Akio Morita founded the Tokyo Telecommunications Engineering Corp. with partner Masaru Ibuka in 1946. In 1958, seeking to give the company a name that was clever and catchy, the pair chose Sony, combining "sonus," the Latin root for sound, and "Sonny," which typified American friendliness.
Morita's passion was innovation. Sony employees were encouraged to develop new designs and products, and the company held contests to help motivate creativity in product design. Morita's strategies helped steer Japanese industries toward creation of new technologies instead of merely making cheap knock-offs of items developed in the West.
In 1963, Morita moved his entire family to the United States as part of a strategy to take his company worldwide. He believed that living in America would give him a better understanding of the marketplace, local regulations, and consumers' wants and needs.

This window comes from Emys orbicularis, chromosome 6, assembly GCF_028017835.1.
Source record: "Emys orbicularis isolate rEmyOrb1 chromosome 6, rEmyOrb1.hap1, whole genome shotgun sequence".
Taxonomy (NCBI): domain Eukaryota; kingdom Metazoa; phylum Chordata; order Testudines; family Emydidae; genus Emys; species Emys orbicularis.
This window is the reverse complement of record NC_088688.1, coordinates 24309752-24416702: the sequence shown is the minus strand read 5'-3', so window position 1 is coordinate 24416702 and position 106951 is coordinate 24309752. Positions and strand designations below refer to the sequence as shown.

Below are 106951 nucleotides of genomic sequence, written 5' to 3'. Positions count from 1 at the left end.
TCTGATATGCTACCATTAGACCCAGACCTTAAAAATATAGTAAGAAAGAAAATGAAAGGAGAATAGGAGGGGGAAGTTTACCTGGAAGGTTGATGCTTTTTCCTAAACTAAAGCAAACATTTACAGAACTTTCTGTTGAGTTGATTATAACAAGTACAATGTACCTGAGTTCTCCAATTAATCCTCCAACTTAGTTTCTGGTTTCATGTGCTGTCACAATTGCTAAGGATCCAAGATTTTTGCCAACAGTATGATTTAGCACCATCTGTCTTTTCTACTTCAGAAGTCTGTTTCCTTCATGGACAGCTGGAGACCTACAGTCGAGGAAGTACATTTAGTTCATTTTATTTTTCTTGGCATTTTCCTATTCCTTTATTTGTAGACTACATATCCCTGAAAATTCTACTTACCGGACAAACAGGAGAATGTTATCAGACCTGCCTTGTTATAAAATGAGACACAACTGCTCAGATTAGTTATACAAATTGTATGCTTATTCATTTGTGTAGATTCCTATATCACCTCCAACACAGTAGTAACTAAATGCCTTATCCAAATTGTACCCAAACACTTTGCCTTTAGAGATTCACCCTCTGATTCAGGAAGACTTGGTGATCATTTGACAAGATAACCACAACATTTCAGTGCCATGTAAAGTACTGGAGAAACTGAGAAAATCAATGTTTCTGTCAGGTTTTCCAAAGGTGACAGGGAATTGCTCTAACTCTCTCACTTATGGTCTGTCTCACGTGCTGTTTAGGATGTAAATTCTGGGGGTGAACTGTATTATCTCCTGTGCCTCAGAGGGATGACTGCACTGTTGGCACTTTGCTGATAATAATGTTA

Sony is a worldwide leader in technological development. Among its innovations is the Walkman, the personal radio or cassette player with headphones. Morita himself came up with the idea of a very portable, high-quality cassette player that allowed the listener to do other things while enjoying music.
The Sony Corp. marketed the first transistor television in 1960. In 1966 came a demonstration of the first color home videotape recorder. The 3.5-inch floppy disk was a Sony invention in 1989.
Even Sony's failures are successes: Sony's Beta videotape format fell out of favor with the consumer market, but the Betacam system is an industry standard in television broadcasting.
Not content to be a dominator in electronics, the Sony Corp. purchased CBS Records in January 1988 to form Sony Music Entertainment and acquired Columbia Pictures in 1989 to form Sony Pictures Entertainment.
The Sony Corp. employs 173,000 people worldwide, 25,299 of those in the United States.